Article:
Gastrointestinal Microbiota and Their Manipulation for Improved Growth and Performance in Chickens

Abstract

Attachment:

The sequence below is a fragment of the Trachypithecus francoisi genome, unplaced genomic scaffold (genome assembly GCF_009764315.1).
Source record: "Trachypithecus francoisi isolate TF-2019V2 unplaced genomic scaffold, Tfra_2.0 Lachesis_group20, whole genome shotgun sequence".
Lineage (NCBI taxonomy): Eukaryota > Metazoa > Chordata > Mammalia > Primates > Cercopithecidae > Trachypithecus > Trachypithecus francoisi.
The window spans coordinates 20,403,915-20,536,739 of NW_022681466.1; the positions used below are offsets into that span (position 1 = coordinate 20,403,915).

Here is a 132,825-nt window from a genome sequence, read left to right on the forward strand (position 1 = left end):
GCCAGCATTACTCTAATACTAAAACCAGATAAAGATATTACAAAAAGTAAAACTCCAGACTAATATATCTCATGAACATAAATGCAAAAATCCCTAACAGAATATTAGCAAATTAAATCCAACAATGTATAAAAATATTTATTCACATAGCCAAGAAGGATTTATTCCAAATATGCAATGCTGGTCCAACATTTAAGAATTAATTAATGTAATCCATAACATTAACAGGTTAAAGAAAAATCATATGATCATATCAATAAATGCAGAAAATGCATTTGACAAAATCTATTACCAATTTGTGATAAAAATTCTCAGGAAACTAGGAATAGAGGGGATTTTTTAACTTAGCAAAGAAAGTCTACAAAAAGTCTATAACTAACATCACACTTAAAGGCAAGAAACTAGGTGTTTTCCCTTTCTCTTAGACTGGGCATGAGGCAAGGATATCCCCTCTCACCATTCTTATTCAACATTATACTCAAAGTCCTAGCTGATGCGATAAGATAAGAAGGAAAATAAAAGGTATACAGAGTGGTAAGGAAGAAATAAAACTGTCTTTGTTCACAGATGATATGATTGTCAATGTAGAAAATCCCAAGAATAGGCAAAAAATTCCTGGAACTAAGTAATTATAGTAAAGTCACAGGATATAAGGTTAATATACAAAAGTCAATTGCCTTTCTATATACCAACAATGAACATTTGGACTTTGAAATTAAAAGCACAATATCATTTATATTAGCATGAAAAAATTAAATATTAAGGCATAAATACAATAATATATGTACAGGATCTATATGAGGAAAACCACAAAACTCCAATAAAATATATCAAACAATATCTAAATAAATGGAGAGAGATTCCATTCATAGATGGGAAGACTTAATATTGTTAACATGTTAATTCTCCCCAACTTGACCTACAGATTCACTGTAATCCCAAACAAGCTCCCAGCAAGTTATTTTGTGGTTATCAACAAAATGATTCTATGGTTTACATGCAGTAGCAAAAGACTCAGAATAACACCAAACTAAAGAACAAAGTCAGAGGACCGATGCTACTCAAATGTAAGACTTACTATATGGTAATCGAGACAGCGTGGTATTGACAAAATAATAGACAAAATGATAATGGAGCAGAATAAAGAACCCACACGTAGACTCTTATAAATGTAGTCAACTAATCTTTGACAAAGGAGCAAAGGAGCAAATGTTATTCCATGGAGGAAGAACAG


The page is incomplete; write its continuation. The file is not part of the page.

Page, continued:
The gut of warm-blooded animals is colonized by microbes possibly constituting at least 100 times more genetic material of microbial cells than that of the somatic cells of the host. These microbes have a profound effect on several physiological functions ranging from energy metabolism to the immune response of the host, particularly those associated with the gut immune system. The gut of a newly hatched chick is typically sterile but is rapidly colonized by microbes in the environment, undergoing cycles of development. Several factors such as diet, region of the gastrointestinal tract, housing, environment, and genetics can influence the microbial composition of an individual bird and can confer a distinctive microbiome signature to the individual bird. The microbial composition can be modified by the supplementation of probiotics, prebiotics, or synbiotics. Supplementing these additives can prevent dysbiosis caused by stress factors such as infection, heat stress, and toxins that cause dysbiosis. The mechanism of action and beneficial effects of probiotics vary depending on the strains used. However, it is difficult to establish a relationship between the gut microbiome and host health and productivity due to high variability between flocks due to environmental, nutritional, and host factors. This review compiles information on the gut microbiota, dysbiosis, and additives such as probiotics, postbiotics, prebiotics, and synbiotics, which are capable of modifying gut microbiota and elaborates on the interaction of these additives with chicken gut commensals, immune system, and their consequent effects on health and productivity. Factors to be considered and the unexplored potential of genetic engineering of poultry probiotics in addressing public health concerns and zoonosis associated with the poultry industry are discussed

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